Toxic Dumpsite "Love Canal" on EPA's National Priorities List

The Love Canal dumpsite located in Niagara Falls, New York, was first declared a state emergency on 2 August 1978 and then a federal health emergency five days later, after it was discovered that mothers in the area experienced an abnormal rate of miscarriage and many children were born with birth defects. The Love Canal, previously owned by William T. Love and bought by Elon Hooker in 1948, was used as a dumpsite for toxic and carcinogenic chemical waste produced by Hooker Chemical Company beginning in 1942, and remained open as an active dumpsite for almost 10 years. When the site was closed in 1952 and the chemicals were buried deep into the Canal, Hooker sold the land to the Niagara Falls City School District, explicitly noting the dangers of building on the site. Despite the warnings, the school district built two schools, a children’s playground, and residential areas on the land. After numerous health incidents, President Jimmy Carter allocated federal funds for the cleanup of the toxic chemicals left underground. In 1981 Love Canal was placed on the Environment Protection Agency’s National Priorities List to receive federal cleanup aid. Until 1999 site remediation continued, and in 2004 Love Canal was removed from the list; however, it remains part of the Inactive Hazardous Waste Disposal Site Program of the State of New York.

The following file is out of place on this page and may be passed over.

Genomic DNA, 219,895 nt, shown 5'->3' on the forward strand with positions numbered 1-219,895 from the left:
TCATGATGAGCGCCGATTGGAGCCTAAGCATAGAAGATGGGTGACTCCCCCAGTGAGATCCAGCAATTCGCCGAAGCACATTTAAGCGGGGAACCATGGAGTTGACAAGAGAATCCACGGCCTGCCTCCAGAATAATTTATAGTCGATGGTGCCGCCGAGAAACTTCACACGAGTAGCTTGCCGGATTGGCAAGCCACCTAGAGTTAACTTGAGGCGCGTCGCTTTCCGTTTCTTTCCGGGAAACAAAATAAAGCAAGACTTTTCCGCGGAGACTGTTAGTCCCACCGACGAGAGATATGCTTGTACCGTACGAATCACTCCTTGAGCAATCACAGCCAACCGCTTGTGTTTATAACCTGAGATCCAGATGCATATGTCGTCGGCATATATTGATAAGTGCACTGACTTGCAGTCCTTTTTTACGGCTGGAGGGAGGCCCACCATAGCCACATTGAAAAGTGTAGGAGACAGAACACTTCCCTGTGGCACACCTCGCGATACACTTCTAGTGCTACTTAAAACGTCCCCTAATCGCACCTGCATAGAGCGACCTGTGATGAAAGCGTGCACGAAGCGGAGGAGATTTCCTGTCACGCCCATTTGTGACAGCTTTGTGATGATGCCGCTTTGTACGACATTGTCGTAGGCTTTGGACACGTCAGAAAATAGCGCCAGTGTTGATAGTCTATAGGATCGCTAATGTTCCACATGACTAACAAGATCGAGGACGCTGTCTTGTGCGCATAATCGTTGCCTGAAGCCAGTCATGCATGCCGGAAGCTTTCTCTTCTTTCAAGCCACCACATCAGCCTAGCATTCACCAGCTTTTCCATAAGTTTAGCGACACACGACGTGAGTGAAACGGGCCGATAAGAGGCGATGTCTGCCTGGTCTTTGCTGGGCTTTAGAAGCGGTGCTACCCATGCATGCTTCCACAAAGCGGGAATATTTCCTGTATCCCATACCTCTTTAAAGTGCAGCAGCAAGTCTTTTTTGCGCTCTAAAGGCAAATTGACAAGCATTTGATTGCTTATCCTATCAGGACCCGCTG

Contributed by Colleen Alexander
Course: Global Environmental History
Instructor: Andrew Stuhl, Ph.D.
Bucknell University Lewisburg, US

Further Readings: 
  • Brown, Michael Harold. "Love's New Model City." In Laying Waste: The Poisoning of America by Toxic Chemicals, 5-27. 1st ed. New York, NY: Pantheon Book, 1980.
  • Gibbs, Lois Marie. "The Problem at Love Canal." In Love Canal: My Story, 1-46. Albany: State University of New York Press, 1982.
  • Mazur, Allan. "Love's Canal, Hooker's Account, The School Boards Account, Digression: Growing Concerns about Trace Poisons, The Health Department's Account." In: A Hazardous Inquiry: The Rashomon Effect at Love Canal, 8-58, 89-113. Cambridge, Mass.: Harvard University Press, 1998.